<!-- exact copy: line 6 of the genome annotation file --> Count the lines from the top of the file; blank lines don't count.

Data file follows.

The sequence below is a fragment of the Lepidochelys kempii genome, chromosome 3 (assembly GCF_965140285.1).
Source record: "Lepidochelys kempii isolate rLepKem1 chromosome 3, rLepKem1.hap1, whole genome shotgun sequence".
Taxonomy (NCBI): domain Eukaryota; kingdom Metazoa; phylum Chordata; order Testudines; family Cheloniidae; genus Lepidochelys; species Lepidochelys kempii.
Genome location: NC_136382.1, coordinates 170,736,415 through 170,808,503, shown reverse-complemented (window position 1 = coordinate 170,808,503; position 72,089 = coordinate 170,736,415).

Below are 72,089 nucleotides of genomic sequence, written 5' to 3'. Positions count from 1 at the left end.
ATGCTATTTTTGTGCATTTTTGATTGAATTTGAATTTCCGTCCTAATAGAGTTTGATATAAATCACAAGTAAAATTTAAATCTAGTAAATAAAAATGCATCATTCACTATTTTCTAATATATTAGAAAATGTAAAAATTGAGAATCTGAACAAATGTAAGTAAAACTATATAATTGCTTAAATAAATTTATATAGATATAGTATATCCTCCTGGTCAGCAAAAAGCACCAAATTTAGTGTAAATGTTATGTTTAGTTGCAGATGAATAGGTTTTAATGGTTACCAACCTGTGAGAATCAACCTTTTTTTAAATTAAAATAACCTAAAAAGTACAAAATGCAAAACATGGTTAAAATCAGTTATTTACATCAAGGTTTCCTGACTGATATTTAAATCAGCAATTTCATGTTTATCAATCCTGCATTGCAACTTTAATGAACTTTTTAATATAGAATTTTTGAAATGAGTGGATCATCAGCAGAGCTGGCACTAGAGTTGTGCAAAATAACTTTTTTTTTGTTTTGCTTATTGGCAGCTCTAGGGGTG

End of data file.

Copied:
ATGCTATTTTTGTGCATTTTTGATTGAATTTGAATTTCCGTCCTAATAGAGTTTGATATAAATCACAAGTAAAATTTAAATCTAGTAAATAAAAATGCATCATTCACTATTTTCTAATATATTAGAAAATGTAAAAATTGAGAATCTGAACAAATGTAAGTAAAACTATATAATTGCTTAAATAAATTTATATAGATATAGTATATCCTCCTGGTCAGCAAAAAGCACCAAATTTAGTGTAAATGTTATGTTTAGTTGCAGATGAATAGGTTTTAATGGTTACCAACCTGTGAGAATCAACCTTTTTTTAAATTAAAATAACCTAAAAAGTACAAAATGCAAAACATGGTTAAAATCAGTTATTTACATCAAGGTTTCCTGACTGATATTTAAATCAGCAATTTCATGTTTATCAATCCTGCATTGCAACTTTAATGAACTTTTTAATATAGAATTTTTGAAATGAGTGGATCATCAGCAGAGCTGGCACTAGAGTTGTGCAAAATAACTTTTTTTTTGTTTTGCTTATTGGCAGCTCTAGGGGTG